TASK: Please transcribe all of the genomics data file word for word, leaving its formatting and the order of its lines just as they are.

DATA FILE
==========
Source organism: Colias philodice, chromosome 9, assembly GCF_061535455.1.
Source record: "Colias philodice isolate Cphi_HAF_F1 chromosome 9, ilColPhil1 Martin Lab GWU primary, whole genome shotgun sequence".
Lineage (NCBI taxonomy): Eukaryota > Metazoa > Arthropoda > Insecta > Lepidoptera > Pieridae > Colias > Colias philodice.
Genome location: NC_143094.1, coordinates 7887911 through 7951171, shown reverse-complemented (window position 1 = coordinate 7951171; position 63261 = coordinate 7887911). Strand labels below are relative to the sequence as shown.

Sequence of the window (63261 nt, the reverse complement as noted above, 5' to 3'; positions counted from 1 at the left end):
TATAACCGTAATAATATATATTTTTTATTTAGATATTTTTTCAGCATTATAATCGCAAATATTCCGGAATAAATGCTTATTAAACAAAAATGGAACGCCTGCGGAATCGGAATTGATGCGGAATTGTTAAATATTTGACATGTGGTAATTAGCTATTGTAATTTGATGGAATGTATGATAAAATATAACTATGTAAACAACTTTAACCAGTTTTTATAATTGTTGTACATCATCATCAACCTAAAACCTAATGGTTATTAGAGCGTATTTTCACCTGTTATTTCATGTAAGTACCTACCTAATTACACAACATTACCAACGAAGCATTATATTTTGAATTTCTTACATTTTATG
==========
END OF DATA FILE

Source organism: Colias philodice, chromosome 9, assembly GCF_061535455.1.
Source record: "Colias philodice isolate Cphi_HAF_F1 chromosome 9, ilColPhil1 Martin Lab GWU primary, whole genome shotgun sequence".
Lineage (NCBI taxonomy): Eukaryota > Metazoa > Arthropoda > Insecta > Lepidoptera > Pieridae > Colias > Colias philodice.
Genome location: NC_143094.1, coordinates 7887911 through 7951171, shown reverse-complemented (window position 1 = coordinate 7951171; position 63261 = coordinate 7887911). Strand labels below are relative to the sequence as shown.

Sequence of the window (63261 nt, the reverse complement as noted above, 5' to 3'; positions counted from 1 at the left end):
TATAACCGTAATAATATATATTTTTTATTTAGATATTTTTTCAGCATTATAATCGCAAATATTCCGGAATAAATGCTTATTAAACAAAAATGGAACGCCTGCGGAATCGGAATTGATGCGGAATTGTTAAATATTTGACATGTGGTAATTAGCTATTGTAATTTGATGGAATGTATGATAAAATATAACTATGTAAACAACTTTAACCAGTTTTTATAATTGTTGTACATCATCATCAACCTAAAACCTAATGGTTATTAGAGCGTATTTTCACCTGTTATTTCATGTAAGTACCTACCTAATTACACAACATTACCAACGAAGCATTATATTTTGAATTTCTTACATTTTATG